Following the news that Hertsmere Borough Council has pulled its local plan, St Albans Liberal Democrats councillors have said that while this is good news in the short-term regarding the shelving of the controversial Bowmans Cross development, it leaves the door open to developers.
The local plan included a proposed garden village of 6,000 homes to the south-east of St Albans district, called Bowmans Cross. The plan received 18,000 responses during the consultation period, with many residents worried about the coalescence between Colney Heath and London Colney.
Hertsmere has not yet confirmed whether the local plan being pulled is subject to a vote or what the formal status of their Draft Plan now is.
Chris Brazier, district councillor for Colney Heath, said: “The huge outcry of opposition from residents, councillors and community groups alike clearly couldn’t be ignored. Trying to put Hertsmere’s housing solution on our doorstep was a bad idea from the get-go – and I’m glad the local plan’s been pulled.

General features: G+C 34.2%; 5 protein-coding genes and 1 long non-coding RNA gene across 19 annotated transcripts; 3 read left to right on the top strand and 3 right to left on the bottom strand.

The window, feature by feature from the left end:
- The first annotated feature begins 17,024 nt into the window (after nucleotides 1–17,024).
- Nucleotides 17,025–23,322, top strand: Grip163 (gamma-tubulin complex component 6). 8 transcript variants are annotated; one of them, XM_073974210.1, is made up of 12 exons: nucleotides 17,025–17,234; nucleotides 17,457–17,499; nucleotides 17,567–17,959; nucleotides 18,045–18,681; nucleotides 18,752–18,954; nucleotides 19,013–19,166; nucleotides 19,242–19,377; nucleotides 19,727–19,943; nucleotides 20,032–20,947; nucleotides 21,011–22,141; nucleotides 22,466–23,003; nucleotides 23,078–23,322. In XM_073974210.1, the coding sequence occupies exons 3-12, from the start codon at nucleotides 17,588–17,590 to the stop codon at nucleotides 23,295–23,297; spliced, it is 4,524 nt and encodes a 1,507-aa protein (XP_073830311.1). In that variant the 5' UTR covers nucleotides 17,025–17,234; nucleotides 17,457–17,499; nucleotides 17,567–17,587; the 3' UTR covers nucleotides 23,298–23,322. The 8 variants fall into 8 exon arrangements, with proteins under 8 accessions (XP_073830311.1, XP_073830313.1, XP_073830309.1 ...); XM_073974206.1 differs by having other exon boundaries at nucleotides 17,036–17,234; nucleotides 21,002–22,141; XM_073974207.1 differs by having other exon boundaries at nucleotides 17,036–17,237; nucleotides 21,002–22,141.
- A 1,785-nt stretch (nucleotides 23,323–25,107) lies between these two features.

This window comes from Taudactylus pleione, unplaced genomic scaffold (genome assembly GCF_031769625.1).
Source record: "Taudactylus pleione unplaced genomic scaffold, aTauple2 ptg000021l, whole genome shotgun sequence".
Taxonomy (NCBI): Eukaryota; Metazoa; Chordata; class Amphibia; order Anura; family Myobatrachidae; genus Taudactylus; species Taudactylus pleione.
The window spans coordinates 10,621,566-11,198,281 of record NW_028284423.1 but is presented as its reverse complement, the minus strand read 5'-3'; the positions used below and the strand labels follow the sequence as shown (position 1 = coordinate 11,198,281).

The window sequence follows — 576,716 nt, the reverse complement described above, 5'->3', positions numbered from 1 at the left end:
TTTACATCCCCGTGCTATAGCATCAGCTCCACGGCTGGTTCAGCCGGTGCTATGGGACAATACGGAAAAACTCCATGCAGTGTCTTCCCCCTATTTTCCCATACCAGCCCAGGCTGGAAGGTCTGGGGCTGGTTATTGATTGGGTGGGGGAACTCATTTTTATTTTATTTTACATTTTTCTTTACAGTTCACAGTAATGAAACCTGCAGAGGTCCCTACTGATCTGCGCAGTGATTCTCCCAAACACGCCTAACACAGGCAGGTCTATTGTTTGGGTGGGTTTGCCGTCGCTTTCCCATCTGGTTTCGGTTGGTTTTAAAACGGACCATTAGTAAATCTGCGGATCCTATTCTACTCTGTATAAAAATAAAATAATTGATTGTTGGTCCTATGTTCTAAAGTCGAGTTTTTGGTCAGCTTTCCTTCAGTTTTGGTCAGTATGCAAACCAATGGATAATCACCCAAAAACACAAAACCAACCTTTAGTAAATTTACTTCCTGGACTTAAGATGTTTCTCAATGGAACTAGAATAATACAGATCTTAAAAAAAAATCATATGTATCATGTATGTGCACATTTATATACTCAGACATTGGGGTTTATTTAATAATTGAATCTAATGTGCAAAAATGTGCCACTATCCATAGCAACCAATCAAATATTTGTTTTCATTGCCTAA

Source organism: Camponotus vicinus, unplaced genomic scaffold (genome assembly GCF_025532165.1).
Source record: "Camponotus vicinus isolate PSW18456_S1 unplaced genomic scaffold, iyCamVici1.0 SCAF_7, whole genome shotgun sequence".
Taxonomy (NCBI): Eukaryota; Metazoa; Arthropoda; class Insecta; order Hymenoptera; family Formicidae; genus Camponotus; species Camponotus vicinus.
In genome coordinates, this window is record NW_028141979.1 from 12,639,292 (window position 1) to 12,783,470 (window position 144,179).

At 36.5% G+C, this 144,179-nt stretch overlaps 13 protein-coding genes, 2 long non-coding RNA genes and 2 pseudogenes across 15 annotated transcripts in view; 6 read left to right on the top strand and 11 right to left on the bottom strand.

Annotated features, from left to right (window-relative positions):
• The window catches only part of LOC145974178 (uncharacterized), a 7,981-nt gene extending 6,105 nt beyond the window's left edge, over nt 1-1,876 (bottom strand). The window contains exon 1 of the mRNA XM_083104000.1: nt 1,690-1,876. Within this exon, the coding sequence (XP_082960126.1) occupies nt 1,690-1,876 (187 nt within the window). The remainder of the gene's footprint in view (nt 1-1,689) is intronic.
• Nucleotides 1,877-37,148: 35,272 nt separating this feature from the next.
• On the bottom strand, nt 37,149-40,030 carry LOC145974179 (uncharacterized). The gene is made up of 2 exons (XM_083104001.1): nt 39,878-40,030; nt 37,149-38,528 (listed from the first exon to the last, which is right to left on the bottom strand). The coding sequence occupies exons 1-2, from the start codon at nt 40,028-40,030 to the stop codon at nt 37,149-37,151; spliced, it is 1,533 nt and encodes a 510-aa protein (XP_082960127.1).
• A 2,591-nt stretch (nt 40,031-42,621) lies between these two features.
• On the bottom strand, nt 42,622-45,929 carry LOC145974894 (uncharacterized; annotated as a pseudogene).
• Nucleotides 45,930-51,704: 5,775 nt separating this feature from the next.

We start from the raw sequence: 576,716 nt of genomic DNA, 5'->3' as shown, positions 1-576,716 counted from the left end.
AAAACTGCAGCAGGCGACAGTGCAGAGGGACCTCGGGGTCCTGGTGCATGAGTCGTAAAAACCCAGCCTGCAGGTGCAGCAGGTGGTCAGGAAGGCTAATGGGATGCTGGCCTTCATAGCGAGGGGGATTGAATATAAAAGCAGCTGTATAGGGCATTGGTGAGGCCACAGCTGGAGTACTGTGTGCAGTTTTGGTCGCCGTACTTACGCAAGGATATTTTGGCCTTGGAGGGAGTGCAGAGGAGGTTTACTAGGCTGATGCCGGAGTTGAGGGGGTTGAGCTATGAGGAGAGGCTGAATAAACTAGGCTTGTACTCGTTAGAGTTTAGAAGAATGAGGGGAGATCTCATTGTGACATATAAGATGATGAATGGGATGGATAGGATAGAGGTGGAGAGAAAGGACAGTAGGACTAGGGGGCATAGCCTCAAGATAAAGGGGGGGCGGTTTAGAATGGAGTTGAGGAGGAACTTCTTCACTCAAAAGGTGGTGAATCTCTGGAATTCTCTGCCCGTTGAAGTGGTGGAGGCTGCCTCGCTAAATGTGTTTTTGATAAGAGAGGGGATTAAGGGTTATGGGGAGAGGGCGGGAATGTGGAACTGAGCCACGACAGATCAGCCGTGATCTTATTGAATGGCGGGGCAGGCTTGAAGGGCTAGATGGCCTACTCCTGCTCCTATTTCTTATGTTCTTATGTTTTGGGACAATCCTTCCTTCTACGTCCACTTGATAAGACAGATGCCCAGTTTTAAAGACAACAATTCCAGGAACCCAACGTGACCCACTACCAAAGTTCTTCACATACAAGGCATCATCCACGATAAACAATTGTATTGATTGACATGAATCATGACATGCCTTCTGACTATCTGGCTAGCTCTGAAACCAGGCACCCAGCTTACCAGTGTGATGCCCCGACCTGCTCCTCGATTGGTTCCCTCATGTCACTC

“However, it’s inevitable that in the future that developers will once more be looking to built on this land – we’ll have to deal with that when the time comes. The fight’s far from over.”
County councillor for Colney Heath and Marshalswick John Hale echoed these sentiments, saying: "I am pleased that this flawed plan has been shelved, but it does open the door to developers to build as they will claim Hertsmere doesn't have a plan.
“The problem is the rules the Conservative government is imposing on councils requiring them to build, build, build with no concern for the impact. Until the government listens we will be forced to fight application after application."
Council leader Chris White also points to the key problem being with the government’s top-down housing targets, saying: “While I and the council do generally support the development of sites around existing Hertsmere Borough County settlements – as there is a genuine need for more housing – the proposed location of Bowmans Cross was fraught with problems that just couldn’t be overcome.
“Now, we need to see more action being taken to change government-imposed housing targets, which give councils no choice but to propose sites in their local plan that are on the Green Belt.”